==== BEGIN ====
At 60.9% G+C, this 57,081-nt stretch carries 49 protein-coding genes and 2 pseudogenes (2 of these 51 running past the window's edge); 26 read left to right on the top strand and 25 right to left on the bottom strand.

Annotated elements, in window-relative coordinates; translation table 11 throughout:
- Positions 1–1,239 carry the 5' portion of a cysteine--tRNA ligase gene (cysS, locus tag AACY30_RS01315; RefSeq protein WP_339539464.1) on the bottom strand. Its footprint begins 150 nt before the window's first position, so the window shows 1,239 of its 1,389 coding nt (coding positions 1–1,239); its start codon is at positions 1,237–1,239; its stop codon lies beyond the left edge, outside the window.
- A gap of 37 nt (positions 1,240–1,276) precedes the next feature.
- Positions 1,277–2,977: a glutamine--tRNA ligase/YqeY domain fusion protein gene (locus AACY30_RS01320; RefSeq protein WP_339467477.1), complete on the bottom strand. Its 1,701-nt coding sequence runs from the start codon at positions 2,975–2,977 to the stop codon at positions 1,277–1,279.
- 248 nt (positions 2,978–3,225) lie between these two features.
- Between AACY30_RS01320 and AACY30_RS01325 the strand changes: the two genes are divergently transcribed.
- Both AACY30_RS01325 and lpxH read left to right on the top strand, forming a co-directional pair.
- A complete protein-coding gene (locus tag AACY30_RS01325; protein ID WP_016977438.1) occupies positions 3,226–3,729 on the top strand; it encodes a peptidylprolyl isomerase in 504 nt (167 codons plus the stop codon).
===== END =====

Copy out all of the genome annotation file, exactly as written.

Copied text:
At 60.9% G+C, this 57,081-nt stretch carries 49 protein-coding genes and 2 pseudogenes (2 of these 51 running past the window's edge); 26 read left to right on the top strand and 25 right to left on the bottom strand.

Annotated elements, in window-relative coordinates; translation table 11 throughout:
- Positions 1–1,239 carry the 5' portion of a cysteine--tRNA ligase gene (cysS, locus tag AACY30_RS01315; RefSeq protein WP_339539464.1) on the bottom strand. Its footprint begins 150 nt before the window's first position, so the window shows 1,239 of its 1,389 coding nt (coding positions 1–1,239); its start codon is at positions 1,237–1,239; its stop codon lies beyond the left edge, outside the window.
- A gap of 37 nt (positions 1,240–1,276) precedes the next feature.
- Positions 1,277–2,977: a glutamine--tRNA ligase/YqeY domain fusion protein gene (locus AACY30_RS01320; RefSeq protein WP_339467477.1), complete on the bottom strand. Its 1,701-nt coding sequence runs from the start codon at positions 2,975–2,977 to the stop codon at positions 1,277–1,279.
- 248 nt (positions 2,978–3,225) lie between these two features.
- Between AACY30_RS01320 and AACY30_RS01325 the strand changes: the two genes are divergently transcribed.
- Both AACY30_RS01325 and lpxH read left to right on the top strand, forming a co-directional pair.
- A complete protein-coding gene (locus tag AACY30_RS01325; protein ID WP_016977438.1) occupies positions 3,226–3,729 on the top strand; it encodes a peptidylprolyl isomerase in 504 nt (167 codons plus the stop codon).